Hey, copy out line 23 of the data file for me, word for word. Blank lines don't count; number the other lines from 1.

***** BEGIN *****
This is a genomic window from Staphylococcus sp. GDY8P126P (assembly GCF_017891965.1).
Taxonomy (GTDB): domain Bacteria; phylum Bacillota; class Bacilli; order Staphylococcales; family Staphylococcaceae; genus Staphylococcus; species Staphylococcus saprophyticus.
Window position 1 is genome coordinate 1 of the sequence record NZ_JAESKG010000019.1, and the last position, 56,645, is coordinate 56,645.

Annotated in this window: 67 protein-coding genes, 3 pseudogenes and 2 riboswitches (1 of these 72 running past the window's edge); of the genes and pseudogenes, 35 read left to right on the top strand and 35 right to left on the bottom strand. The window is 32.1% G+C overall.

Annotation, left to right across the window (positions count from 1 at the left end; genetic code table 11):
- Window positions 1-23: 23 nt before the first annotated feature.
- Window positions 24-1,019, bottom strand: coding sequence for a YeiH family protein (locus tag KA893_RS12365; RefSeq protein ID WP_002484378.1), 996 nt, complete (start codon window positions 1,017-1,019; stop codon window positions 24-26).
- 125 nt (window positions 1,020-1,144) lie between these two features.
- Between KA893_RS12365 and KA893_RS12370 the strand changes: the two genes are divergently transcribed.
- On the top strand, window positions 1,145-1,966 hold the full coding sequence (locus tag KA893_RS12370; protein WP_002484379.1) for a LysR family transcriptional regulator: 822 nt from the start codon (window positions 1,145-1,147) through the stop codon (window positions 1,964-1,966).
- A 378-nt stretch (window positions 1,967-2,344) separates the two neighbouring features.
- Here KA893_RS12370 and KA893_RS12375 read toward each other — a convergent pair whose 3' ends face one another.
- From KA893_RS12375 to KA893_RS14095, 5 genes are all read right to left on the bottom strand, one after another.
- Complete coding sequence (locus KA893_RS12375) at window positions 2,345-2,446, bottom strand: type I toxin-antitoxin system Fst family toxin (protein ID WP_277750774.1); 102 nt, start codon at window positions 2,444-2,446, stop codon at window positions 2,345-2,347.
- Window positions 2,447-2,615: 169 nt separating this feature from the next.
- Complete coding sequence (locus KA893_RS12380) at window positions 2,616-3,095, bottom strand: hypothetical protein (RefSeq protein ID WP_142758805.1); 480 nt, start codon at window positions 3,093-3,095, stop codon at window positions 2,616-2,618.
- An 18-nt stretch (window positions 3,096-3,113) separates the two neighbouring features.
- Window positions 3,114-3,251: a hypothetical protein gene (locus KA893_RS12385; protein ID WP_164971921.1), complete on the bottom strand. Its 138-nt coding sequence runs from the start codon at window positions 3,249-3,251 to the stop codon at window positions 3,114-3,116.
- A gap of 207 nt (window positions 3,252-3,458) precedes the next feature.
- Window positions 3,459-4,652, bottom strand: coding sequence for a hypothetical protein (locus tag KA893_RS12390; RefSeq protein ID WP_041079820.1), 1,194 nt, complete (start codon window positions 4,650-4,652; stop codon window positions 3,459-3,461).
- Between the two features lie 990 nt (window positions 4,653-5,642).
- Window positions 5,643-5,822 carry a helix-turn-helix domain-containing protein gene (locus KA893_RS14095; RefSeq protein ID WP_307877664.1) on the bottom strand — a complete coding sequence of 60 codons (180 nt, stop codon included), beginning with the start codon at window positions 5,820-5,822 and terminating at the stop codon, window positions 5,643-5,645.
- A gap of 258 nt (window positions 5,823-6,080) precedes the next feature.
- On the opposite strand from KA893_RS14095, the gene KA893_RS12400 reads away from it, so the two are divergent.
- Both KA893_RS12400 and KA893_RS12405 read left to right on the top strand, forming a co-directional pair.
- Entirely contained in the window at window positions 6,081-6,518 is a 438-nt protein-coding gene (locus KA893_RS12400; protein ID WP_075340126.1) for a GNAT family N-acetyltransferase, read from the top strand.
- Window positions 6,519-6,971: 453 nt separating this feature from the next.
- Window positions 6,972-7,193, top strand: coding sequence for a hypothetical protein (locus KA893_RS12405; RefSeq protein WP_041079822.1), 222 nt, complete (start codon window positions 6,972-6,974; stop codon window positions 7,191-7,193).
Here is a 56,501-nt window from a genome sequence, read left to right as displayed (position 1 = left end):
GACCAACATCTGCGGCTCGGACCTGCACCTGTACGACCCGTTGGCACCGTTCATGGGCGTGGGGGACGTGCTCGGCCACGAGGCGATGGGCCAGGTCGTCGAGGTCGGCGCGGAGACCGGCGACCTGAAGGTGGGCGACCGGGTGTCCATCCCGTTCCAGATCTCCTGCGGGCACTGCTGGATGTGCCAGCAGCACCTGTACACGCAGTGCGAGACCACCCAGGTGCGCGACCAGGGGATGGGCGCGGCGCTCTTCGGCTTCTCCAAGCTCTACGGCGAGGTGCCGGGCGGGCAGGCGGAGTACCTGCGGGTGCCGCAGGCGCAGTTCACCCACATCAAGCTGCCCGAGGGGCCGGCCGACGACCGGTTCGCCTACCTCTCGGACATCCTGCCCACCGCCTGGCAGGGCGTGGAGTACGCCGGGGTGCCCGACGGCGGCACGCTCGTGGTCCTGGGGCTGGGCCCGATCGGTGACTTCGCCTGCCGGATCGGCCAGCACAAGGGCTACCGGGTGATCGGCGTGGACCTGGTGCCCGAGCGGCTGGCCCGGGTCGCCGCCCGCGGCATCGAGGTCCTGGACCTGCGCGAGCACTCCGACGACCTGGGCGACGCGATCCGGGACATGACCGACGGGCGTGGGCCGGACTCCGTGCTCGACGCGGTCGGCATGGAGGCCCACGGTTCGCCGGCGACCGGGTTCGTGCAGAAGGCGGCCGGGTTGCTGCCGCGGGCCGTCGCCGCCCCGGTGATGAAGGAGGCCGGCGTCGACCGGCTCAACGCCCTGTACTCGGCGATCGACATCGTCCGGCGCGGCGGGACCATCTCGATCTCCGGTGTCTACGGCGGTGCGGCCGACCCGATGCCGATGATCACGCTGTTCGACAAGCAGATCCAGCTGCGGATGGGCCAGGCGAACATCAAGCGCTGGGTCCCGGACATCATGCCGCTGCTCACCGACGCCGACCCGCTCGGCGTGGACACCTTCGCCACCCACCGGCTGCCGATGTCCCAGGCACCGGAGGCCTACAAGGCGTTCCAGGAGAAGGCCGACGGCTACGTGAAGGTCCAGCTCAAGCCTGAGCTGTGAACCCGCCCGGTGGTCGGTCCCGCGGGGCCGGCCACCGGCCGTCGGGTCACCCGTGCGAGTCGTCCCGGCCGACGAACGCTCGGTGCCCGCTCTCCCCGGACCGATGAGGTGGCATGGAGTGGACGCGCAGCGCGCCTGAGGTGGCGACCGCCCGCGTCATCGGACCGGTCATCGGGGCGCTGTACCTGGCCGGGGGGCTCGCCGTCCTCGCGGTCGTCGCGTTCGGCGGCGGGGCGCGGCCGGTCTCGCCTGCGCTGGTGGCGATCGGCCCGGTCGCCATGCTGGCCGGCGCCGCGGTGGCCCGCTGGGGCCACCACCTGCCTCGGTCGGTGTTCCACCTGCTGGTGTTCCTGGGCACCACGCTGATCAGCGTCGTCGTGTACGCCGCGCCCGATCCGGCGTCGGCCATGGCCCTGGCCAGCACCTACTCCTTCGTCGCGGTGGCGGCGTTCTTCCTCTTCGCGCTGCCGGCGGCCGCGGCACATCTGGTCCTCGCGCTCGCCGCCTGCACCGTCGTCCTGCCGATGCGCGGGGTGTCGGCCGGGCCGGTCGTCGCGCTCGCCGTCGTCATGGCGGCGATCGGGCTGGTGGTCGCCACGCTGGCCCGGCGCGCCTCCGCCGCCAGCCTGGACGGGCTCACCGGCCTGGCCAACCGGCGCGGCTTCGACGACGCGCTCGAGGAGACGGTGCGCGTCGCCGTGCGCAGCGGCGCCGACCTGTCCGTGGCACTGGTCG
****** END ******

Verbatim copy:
- A gap of 258 nt (window positions 5,823-6,080) precedes the next feature.